Photo by: Adam Nigro

Janette King is not just an artist but a womxn-of-all-trades.

From her tranquilizing vocals to her hypnotizing production style, King draws inspiration from Erykah Badu to Jill Scott to SZA to create an alternative fusion of electronic, soul and R&B. Along with having produced, written and performed in other projects, the multi-talented Montreal-based powerhouse is also known for delivering eclectic DJ mixes across her hometown's clubs and bars.

King's most recent endeavour comes in the form of the sultry self-produced, directed and edited music video for her dreamy single "Mars":

“I never really write about sex but I wanted this video to focus on sensuality between black people in a not so serious way. Highlighting both my queerness and my cheekiness.”

The release of "Mars" – back in August, was the first taste off new record label Hot Tramp Records –coinciding with the label's launch.

Hot Tramp Records – run by Sarah Armiento, is focused on raising the stage for womxn and aims to make 2021 a breakout year for its roster (Jannette King, Maryze, Alicia Clara). First launched as an artist management venture in 2019, the company grew rapidly – expanding into promotion, booking, PR and even a five day festival – showcasing 25 womxn acts.

There is a dire need for representation in music – not only for womxn but also for black and queer creators. By simply and outwardly being herself, King is doing her part to shed light on the importance of inclusion and diversity in the music world and beyond.

“I am proud of who I am and just being me alone is a political statement that demands space.”

Though Pop Montreal's Hot Tramp showcase has sold out, Janette King will be playing a rooftop show on September 24th that will be available to live stream.

Q: What can you tell us about your latest single “Mars”?

The song is a story about intimacy between two lovers whose connection is otherworldly. Basically the song is playing with the idea that going to the bedroom and being on the bed with your lover is so wild and exciting it’s like going to Mars. The production was done by Vancouver producer Jonny Tobin. He is an incredibly talented artist. As soon as I heard the beat the song was written in a matter of minutes.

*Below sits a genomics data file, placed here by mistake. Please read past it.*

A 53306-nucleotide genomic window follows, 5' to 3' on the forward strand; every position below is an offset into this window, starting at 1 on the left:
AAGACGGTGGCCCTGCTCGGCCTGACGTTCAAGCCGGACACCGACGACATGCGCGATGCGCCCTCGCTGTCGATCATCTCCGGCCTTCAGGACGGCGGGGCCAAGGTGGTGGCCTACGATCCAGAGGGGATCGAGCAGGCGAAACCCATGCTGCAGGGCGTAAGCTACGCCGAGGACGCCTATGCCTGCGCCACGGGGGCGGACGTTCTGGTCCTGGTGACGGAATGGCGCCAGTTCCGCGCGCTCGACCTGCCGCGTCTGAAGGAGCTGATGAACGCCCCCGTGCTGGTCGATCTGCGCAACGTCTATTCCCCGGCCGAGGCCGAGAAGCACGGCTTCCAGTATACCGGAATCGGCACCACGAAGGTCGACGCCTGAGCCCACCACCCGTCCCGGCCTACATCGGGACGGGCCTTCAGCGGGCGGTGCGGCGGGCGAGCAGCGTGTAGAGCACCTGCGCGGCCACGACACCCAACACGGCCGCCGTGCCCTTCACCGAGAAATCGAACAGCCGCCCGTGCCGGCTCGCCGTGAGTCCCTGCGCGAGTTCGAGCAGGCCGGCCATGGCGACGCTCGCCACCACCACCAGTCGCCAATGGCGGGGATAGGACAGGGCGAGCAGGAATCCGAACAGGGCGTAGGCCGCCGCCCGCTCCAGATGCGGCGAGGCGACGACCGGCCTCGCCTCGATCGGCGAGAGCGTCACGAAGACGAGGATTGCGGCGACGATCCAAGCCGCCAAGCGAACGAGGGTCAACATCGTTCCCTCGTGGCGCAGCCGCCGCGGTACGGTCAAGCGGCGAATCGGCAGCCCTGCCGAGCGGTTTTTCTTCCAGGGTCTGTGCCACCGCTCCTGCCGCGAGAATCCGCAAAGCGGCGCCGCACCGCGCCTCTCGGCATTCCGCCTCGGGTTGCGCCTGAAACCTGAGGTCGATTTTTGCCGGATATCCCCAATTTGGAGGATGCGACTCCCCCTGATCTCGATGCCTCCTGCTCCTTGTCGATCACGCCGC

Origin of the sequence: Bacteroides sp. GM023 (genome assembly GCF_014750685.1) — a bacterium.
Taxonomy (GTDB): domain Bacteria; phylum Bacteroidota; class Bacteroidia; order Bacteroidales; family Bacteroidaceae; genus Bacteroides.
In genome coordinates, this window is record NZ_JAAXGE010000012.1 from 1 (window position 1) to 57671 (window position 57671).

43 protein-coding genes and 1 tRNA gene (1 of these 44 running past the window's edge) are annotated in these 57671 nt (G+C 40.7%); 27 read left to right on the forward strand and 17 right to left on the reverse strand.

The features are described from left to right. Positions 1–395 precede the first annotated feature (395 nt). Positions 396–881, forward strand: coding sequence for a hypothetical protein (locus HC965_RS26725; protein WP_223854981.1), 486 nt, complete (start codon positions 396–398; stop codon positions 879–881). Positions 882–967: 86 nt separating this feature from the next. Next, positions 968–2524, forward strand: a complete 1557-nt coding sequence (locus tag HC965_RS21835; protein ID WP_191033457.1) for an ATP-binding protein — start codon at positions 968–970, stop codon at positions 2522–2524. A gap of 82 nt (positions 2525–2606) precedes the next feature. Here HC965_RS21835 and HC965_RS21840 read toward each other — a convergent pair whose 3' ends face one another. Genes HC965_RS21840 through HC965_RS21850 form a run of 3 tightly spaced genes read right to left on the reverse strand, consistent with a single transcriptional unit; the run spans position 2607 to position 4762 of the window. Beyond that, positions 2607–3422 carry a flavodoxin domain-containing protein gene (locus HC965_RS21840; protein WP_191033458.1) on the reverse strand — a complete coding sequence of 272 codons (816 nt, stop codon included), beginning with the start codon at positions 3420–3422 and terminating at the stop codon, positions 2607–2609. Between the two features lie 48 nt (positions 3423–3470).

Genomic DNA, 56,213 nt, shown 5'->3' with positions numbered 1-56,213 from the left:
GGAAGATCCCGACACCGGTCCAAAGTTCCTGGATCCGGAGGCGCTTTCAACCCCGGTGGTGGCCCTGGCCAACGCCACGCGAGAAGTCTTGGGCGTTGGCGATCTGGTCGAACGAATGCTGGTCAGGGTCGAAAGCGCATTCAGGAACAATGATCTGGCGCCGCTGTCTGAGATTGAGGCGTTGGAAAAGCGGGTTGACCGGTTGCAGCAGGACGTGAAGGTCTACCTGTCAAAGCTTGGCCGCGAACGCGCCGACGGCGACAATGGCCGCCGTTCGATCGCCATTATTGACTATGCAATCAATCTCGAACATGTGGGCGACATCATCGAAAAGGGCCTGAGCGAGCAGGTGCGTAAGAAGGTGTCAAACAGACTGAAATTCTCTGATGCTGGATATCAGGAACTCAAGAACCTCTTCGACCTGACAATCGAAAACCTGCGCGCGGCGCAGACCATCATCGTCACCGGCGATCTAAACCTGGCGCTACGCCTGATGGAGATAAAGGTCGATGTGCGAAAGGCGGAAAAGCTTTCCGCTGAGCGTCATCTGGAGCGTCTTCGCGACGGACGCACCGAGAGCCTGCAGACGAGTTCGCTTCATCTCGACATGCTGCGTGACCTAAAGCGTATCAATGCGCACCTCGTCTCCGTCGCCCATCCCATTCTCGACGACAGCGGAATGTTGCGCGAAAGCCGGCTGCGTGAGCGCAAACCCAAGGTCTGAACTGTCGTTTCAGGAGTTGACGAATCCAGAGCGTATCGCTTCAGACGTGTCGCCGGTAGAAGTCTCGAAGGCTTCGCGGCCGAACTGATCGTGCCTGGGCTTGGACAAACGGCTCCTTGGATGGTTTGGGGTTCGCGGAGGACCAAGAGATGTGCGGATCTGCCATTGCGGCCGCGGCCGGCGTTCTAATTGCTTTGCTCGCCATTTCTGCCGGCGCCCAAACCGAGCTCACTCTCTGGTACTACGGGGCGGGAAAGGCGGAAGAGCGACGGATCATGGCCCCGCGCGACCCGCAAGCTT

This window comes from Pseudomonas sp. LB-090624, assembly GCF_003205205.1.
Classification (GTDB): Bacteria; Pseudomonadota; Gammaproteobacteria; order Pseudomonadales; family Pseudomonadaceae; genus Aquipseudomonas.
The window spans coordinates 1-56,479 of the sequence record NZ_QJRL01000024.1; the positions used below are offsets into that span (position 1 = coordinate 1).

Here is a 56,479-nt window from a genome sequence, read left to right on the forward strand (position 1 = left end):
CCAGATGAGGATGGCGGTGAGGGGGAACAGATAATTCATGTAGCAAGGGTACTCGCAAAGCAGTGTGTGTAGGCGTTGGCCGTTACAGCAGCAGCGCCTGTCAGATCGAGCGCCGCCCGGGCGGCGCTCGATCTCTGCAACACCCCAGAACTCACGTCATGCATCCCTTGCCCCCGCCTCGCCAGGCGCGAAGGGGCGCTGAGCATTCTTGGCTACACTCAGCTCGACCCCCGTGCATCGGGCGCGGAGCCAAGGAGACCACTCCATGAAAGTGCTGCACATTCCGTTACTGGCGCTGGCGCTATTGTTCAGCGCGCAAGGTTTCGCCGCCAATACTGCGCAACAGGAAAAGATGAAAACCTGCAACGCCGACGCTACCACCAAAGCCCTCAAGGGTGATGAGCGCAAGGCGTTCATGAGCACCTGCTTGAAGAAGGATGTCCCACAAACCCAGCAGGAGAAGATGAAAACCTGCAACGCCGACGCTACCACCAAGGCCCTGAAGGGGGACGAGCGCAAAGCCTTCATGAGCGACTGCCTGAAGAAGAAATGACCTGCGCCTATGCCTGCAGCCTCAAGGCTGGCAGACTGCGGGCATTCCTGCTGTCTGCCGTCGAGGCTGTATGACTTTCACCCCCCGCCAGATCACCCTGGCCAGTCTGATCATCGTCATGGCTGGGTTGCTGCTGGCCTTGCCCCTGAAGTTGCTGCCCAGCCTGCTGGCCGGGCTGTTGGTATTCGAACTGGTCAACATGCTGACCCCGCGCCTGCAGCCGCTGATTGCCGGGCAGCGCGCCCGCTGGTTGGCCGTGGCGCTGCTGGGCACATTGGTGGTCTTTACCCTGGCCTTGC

Q: You just released your self-produced music video for “Mars.” What message are you trying to convey with the imagery?

I wanted to spotlight intimacy between black people. As someone who is queer, I wanted to highlight that in my video too. I wanted this video to be a bisexual, spacy, visual treat. I’m so grateful to have had the opportunity to have my sexy friends be the stars of it.

Q: Congratulations on signing to Hot Tramp Records, a newly launched label that focuses on raising the stage for womxn artists. How did that come about?

I started out with Hot Tramp as a booking/PR partnership, organizing a North American Tour with its founder, Sarah Armiento. It was then that I asked her to be my manager and then when Hot Tramp Management became Hot Tramp Records the natural progression was to sign with them! I wouldn’t have it any other way.

Q: How important is it to carve out spaces and be a representation for the BIPOC 2SLGBTQ+ community?

I mean I think it’s important to take space as a queer, black woman in Canada, however, I wouldn’t say that I’m a representative of the Queer community. Just like I’m not a representative for all black people. I am proud of who I am and just being me alone is a political statement that demands space. En plus que ça, spaces dedicated to queer folks and people of colour is so important so that we can feel safe and free at shows, in public and in the world.

Q: With social injustices prominent in current events, what’s your advice on being an effective ally?

Yes, I mean it’s easy to say black lives matters but what actions are you taking in practice of that statement? I would ask any ally to ask themselves these questions:

Am I purchasing and donating to the work of black folks that are around me? Am I offering and connecting black folks to the opportunities and resources that I have access to in order to empower them? (without expecting credits for doing so..) Am I uplifting black lives and voices through my own actions, words and attitudes? Am I profiting off black culture? If so, how am I showing the true origins of the culture and in what ways am I giving back to the black community in order to share the profits that I have made?

Q: What’s some advice you would give to other creators during these times?

Trust yourself and your intuition. Your soul will tell you what you need and what is right for you if you are able to listen.

Q: What’s next for Janette King?

I have another single coming soon and a full length album out in 2021. I have also been collaborating on songs with local artists. I am super excited to share these tunes with the world.

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